Government to delay controversial IR35 tax reforms amid coronavirus pandemic

18 March 2020, 08:49

Steve Barclay said the government "remained committed" to the policy, but needed to defer due to coronavirus
Steve Barclay said the government "remained committed" to the policy, but needed to defer due to coronavirus. Picture: PA

The government has postponed the planned introduction of controversial tax reforms due to Covid-19.

The introduction of the IR35 reform, which allows the tax office to collect more from freelancers who are essentially employees of a company, will be pushed back to next year.

It was due to begin next month, but the outbreak of coronavirus has led to the need to defer until next April.

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Speaking on Tuesday, Chief Secretary to the Treasury Steve Barclay stressed the move was to delay the reform, not cancel it.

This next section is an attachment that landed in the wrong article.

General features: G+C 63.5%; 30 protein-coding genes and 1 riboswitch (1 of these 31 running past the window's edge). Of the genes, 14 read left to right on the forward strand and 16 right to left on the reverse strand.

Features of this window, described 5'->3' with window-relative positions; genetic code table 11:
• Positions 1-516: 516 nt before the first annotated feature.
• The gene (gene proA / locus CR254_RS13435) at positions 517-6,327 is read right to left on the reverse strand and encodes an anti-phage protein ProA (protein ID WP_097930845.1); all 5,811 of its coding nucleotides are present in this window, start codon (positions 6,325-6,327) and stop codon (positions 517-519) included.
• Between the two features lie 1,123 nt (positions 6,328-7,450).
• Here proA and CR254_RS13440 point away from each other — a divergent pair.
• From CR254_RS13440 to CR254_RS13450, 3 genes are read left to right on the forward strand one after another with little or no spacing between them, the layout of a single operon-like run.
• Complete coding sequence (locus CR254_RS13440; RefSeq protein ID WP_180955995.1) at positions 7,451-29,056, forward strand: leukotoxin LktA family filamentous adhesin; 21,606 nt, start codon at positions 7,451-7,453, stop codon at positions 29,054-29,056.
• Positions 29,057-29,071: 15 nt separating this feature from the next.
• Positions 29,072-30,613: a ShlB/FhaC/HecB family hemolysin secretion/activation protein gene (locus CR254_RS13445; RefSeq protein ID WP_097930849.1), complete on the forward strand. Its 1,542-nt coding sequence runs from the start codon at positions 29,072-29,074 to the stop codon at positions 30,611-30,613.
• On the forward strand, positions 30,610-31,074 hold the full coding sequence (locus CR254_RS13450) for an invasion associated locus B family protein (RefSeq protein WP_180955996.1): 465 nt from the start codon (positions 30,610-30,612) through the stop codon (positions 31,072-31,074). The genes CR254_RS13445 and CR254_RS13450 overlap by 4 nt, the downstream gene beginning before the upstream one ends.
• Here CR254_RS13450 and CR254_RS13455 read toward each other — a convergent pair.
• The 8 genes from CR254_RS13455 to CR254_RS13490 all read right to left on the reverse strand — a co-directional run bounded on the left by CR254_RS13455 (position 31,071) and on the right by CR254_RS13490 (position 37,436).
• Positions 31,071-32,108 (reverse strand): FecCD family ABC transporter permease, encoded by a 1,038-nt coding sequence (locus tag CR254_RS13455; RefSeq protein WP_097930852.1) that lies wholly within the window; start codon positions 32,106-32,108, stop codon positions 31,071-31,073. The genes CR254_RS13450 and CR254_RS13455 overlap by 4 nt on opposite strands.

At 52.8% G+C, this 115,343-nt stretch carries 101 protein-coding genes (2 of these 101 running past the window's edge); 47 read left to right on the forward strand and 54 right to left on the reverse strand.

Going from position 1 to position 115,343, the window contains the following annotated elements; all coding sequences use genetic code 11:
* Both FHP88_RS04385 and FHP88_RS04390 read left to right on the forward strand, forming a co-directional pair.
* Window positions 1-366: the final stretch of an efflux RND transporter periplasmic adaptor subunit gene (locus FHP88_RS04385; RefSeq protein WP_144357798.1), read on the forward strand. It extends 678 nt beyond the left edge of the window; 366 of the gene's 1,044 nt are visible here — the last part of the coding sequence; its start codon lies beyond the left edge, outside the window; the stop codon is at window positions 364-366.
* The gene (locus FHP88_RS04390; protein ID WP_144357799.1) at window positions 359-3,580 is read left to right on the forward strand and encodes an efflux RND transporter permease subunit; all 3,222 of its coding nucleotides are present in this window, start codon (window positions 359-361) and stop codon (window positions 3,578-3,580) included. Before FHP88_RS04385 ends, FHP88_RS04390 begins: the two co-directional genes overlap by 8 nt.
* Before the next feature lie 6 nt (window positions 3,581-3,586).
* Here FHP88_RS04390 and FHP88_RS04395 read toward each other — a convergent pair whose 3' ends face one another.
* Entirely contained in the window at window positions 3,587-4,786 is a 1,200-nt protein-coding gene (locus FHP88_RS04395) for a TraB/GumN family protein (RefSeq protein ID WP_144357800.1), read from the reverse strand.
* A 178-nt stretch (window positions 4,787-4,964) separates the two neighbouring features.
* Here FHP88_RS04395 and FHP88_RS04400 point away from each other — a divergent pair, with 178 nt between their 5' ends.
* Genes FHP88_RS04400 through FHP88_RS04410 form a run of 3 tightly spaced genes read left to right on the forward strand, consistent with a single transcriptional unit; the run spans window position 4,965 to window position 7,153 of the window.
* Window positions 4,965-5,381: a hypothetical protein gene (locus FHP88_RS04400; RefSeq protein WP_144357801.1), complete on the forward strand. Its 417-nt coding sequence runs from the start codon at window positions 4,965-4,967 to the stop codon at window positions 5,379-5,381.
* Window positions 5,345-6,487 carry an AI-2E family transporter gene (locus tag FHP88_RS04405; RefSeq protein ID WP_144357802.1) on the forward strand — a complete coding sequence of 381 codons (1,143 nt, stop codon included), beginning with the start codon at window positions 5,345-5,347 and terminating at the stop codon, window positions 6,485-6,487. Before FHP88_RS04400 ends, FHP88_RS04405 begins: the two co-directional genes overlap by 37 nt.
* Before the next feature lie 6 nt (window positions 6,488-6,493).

He said: "This is a deferral in response to the ongoing spread of Covid-19 to help businesses and individuals.

"This is a deferral, not a cancellation and the Government remains committed to reintroducing this policy to ensure people working like employees, but through their own limited company, pay broadly the same tax as those employed directly."

READ MORE: What is the Government doing for businesses during the coronavirus pandemic?

IR35 legislation introduced in 2000 sought to prevent personal service companies being exploited for tax avoidance purposes.

The changes due to be made next month had sparked warnings that affected freelancers may retire early, look for work abroad, or change jobs entirely.

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